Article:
In my case, I currently have a standing invitation for event and hospitality teachers to meet online with their classes for free. I’ve enjoyed multiple opportunities to meet and connect with current and future meeting industry professionals, and look forward to more!

If you have valuable material to share with our industry, please consider pro bono engagements when they fit for you.

Why don’t meeting conferences pay speakers?

pay speakers

Why don’t meeting conferences pay speakers?

“All I want is not to be insulted by the people I’m serving by them paying me less than they pay their kids’ piano teachers or their own hair stylists. They can say all the nice things they want when I’m finished. But when they hand me a paltry check, what are they really saying? What do they expect me to conclude about how much they value my work?”
John G. Stackhouse, Jr

I like going to event industry conferences. I enjoy meeting old friends, making new ones, and learning new things. And I love presenting on all kinds of topics that revolve around making conferences fundamentally better for participants and organizers.

But there’s one thing that really bothers me about these events.

The pitiful reality that few meeting conferences offer to pay speakers.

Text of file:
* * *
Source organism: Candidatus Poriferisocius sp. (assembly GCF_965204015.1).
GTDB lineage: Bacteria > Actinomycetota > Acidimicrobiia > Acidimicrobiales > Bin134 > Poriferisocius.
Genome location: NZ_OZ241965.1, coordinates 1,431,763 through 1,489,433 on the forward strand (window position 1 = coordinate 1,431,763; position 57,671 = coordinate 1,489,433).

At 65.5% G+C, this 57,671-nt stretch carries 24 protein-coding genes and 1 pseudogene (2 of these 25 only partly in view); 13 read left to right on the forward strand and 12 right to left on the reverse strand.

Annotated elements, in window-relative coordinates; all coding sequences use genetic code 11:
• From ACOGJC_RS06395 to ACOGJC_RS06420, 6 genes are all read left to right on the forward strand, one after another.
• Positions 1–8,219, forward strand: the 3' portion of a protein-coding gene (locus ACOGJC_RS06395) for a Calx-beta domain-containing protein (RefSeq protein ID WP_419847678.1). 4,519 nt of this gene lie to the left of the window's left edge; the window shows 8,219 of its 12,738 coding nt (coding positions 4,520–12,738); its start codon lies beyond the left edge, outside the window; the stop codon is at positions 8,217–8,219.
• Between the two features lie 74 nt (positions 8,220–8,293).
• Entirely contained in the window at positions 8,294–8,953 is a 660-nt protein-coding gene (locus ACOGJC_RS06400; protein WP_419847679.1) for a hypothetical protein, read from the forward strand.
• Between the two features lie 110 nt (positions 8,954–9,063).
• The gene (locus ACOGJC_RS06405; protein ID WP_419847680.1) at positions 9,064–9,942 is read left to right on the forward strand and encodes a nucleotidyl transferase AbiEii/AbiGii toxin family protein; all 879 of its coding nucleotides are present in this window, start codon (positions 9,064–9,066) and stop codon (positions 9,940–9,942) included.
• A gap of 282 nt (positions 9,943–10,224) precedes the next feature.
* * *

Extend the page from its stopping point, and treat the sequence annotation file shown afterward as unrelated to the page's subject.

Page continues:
Traci Browne wrote about this miserable state of affairs three years ago. Sadly, nothing has changed, so I’m raising the topic again.

The default offer, often considered generous, is to cover expenses. (Though I receive many invitations to present that don’t even mention that.( Sometimes organizers have tried to get me to pay full registration too!

When you ask whether they will pay a fee, a common response is “well, we don’t have a budget for that.” Sometimes this is preceded by an embarrassed pause, sometimes not. Hmm, you have an F&B budget, a venue budget, and an administrative budget, but you don’t have a budget for the people who you’ve invited to fill your event with educational goodness and value? Why not?

Why they don’t pay

One answer, of course, is “we’ve always done it this way.” This is a rationalization for a lot of bad things in this world.